During the hearing Friday, Dow referenced a wiretapped conversation from the previous case in which Vrdolyak was recorded telling corrupt influence peddler Stuart Levine that “two (expletive) schemers” like themselves should be able to figure out how to avoid paying a gift tax on a pending deal.

“‘(Expletive) schemer’ is not how you would hope a lawyer would refer to himself,” Dow said. “Unfortunately the description is apt, at least in regard to his now two criminal convictions.”

In the most recent case, prosecutors had asked for a sentence of up to 2 ½ years behind bars, saying Vrdolyak’s decision to once again play games with the IRS and hide portions of the tobacco income was just the latest in a long string of ethical and legal lapses by someone who should have known better.

Vrdolyak’s lawyers, meanwhile, argued for ag8亚集团官方网站home confinement, saying Vrdolyak’s cut from the tobacco deal was a legitimately earned consulting fee paid by a law firm that had sought his expertise and assistance.

“At some point, the government appears to just be seeking retribution because Mr. Vrdolyak made a lot of money,” Vrdolyak attorney Gabrielle Sansonetti wrote in a filing this week.

His lawyers also said that throwing the octogenarian in prison in the middle of a pandemic could amount to a death sentence.

Former Ald. Edward Vrdolyak, center, departs Chicago's Dirksen U.S. Courthouse with lawyer Michael Monico, right foreground, on March 7, 2019, after he pleaded guilty to a federal tax evasion charge stemming from millions of dollars in payments he received from the state's massive settlement with tobacco companies in the 1990s.
Former Ald. Edward Vrdolyak, center, departs Chicago's Dirksen U.S. Courthouse with lawyer Michael Monico, right foreground, on March 7, 2019, after he pleaded guilty to a federal tax evasion charge stemming from millions of dollars in payments he received from the state's massive settlement with tobacco companies in the 1990s. (Jose M. Osorio/Chicago Tribune)

Vrdolyak pleaded guilty in March 2019 to a tax charge alleging he obstructed an IRS investigation into payments to and from his friend and associate Soso related to the state’s $9.3 billion settlement with tobacco companies in the late 1990s.

In asking for prison time, prosecutors said Vrdolyak had been paid at least $12 million in fees stemming from the settlement even though he did no legal work on the case and hid his involvement from the Illinois attorney general.

According to court records, Vrdolyak’s role in the tobacco settlement came after then-Illinois Attorney General Jim Ryan negotiated a contingency arrangement promising 10% of the payout to four law firms that handled the litigation. That figure was dramatically reduced after years of court arbitration, but in the end, several law firms were to share in a total of $188.5 million.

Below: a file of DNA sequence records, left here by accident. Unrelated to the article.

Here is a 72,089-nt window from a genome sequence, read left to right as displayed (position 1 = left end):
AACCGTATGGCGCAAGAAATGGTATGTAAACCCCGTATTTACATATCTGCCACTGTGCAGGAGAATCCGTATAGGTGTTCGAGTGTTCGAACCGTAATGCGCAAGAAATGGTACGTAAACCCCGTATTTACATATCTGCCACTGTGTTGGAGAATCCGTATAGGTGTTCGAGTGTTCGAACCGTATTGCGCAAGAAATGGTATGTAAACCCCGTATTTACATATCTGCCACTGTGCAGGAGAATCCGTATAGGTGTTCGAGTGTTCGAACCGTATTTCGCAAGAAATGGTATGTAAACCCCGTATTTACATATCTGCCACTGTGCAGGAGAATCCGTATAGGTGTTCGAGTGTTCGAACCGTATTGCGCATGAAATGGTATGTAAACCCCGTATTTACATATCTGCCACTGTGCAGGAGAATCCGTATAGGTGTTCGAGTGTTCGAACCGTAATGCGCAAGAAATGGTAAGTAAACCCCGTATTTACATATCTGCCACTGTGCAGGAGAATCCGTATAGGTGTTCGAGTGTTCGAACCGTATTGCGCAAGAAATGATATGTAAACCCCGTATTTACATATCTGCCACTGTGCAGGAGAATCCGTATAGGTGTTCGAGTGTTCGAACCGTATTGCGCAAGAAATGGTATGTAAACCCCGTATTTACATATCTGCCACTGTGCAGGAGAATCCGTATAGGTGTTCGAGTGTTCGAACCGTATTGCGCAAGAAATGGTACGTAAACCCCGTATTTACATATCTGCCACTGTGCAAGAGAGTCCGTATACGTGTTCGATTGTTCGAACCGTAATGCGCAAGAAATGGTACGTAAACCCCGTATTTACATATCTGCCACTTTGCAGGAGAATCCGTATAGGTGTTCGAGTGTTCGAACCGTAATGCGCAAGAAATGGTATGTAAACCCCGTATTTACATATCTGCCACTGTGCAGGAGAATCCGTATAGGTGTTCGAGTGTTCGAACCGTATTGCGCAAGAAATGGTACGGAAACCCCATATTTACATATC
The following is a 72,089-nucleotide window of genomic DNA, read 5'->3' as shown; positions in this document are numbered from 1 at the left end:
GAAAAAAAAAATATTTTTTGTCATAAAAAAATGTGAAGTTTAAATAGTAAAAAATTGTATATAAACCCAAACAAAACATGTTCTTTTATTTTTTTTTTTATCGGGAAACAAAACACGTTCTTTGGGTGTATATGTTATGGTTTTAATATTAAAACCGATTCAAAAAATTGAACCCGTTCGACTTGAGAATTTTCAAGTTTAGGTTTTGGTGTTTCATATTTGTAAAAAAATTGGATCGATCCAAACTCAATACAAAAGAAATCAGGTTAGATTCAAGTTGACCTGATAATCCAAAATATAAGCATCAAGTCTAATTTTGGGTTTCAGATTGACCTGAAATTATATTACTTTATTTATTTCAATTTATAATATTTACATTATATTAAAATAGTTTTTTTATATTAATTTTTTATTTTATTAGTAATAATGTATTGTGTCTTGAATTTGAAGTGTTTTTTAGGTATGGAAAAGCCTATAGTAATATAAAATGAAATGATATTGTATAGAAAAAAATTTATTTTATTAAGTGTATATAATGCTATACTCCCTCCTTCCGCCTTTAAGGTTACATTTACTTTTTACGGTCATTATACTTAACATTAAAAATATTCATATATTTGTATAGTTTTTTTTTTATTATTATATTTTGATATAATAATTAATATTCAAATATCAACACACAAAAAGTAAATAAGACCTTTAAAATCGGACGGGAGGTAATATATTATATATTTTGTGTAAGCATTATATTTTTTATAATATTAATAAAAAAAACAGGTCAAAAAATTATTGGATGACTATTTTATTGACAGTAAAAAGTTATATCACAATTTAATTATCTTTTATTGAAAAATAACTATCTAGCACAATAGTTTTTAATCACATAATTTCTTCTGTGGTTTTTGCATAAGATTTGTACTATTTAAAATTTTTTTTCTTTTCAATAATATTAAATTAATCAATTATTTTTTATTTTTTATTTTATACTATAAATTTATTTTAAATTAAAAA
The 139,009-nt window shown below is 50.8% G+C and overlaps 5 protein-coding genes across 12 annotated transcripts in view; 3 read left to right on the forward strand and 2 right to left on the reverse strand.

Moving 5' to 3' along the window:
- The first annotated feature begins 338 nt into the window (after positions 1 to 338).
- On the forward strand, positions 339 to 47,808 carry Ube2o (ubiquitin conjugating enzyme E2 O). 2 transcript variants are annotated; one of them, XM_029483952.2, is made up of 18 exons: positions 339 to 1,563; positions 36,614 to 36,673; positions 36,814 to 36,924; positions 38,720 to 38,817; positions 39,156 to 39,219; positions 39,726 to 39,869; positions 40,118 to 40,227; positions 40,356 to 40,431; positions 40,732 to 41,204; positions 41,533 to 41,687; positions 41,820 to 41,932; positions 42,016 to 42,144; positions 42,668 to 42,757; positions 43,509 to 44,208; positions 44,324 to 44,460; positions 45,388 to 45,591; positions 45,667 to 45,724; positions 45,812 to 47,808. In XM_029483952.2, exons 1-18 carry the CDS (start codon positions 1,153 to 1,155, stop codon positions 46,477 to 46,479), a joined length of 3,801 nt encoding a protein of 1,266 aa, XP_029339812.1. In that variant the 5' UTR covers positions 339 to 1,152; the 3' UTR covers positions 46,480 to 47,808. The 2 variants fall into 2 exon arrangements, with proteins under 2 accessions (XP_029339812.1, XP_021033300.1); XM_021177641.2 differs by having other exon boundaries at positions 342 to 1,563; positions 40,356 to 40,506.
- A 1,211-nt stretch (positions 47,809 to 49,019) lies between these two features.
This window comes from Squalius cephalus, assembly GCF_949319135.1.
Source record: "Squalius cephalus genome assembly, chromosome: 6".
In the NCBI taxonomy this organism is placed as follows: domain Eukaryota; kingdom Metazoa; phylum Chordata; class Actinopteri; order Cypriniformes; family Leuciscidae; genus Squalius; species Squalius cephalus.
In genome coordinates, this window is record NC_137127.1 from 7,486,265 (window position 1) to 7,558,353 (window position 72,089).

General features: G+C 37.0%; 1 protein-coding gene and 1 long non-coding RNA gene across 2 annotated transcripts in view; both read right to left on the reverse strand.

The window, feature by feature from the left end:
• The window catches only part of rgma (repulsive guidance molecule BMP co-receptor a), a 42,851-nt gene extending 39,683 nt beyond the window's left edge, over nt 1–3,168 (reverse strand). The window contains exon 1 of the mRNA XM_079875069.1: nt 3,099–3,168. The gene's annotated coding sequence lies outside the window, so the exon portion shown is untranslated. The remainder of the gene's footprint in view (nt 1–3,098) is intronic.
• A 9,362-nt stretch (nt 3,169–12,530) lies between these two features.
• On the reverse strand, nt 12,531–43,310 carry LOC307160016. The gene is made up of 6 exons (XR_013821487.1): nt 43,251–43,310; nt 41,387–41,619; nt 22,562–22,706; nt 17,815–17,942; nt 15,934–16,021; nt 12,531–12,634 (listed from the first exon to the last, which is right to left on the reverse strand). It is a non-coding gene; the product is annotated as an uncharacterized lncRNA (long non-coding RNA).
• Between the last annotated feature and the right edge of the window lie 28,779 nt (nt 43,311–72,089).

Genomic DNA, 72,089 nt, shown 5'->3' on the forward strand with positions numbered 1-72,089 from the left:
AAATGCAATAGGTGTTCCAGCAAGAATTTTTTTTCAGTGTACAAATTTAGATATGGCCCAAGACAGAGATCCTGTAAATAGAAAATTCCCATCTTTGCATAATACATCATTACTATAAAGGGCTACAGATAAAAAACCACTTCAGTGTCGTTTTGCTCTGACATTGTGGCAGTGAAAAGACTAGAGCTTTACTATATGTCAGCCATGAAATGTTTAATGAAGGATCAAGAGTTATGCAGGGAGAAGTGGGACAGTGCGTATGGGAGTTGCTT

One of those firms was Seattle-based Hagens Berman, which was headed by attorney Steve Berman. Identified only as Individual B in the indictment, Berman entered into a secret agreement in 1996 to pay Vrdolyak and Soso fees from the settlement and hide the payments from the attorney general and tobacco companies, the charges alleged.

Berman was not charged with wrongdoing. Vrdolyak’s lawyers have argued in court filings that not only was Vrdolyak’s share of the settlement above board but it also was known to key players in Ryan’s office, including his chief of staff and a deputy attorney working directly on the fee arbitration.

But prosecutors said Vrdolyak’s name was purposefully left off the settlement paperwork because he was a controversial figure.

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Evidence uncovered in the probe showed efforts to keep the deal under wraps became frayed over time.

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In 2014, Soso emailed both Berman and Vrdolyak to vent his frustration that Vrdolyak had been withholding money he was owed. He also threatened to sue Vrdolyak, warning the legal action would make “front page news and most definitely open a can of worms that I would rather stay closed,” according to a copy of the email quoted in court records.

Ryan was issued a “non-target letter” by prosecutors and interviewed several times about his recollection of the tobacco settlement, though his memory by that time was diminished by health issues.

Soso, 68, a lawyer and former Chicago cop, pleaded guilty in 2019 to one count of income tax evasion for failing to report more than $3 million in income in the deal. He was sentenced in March to two years in prison.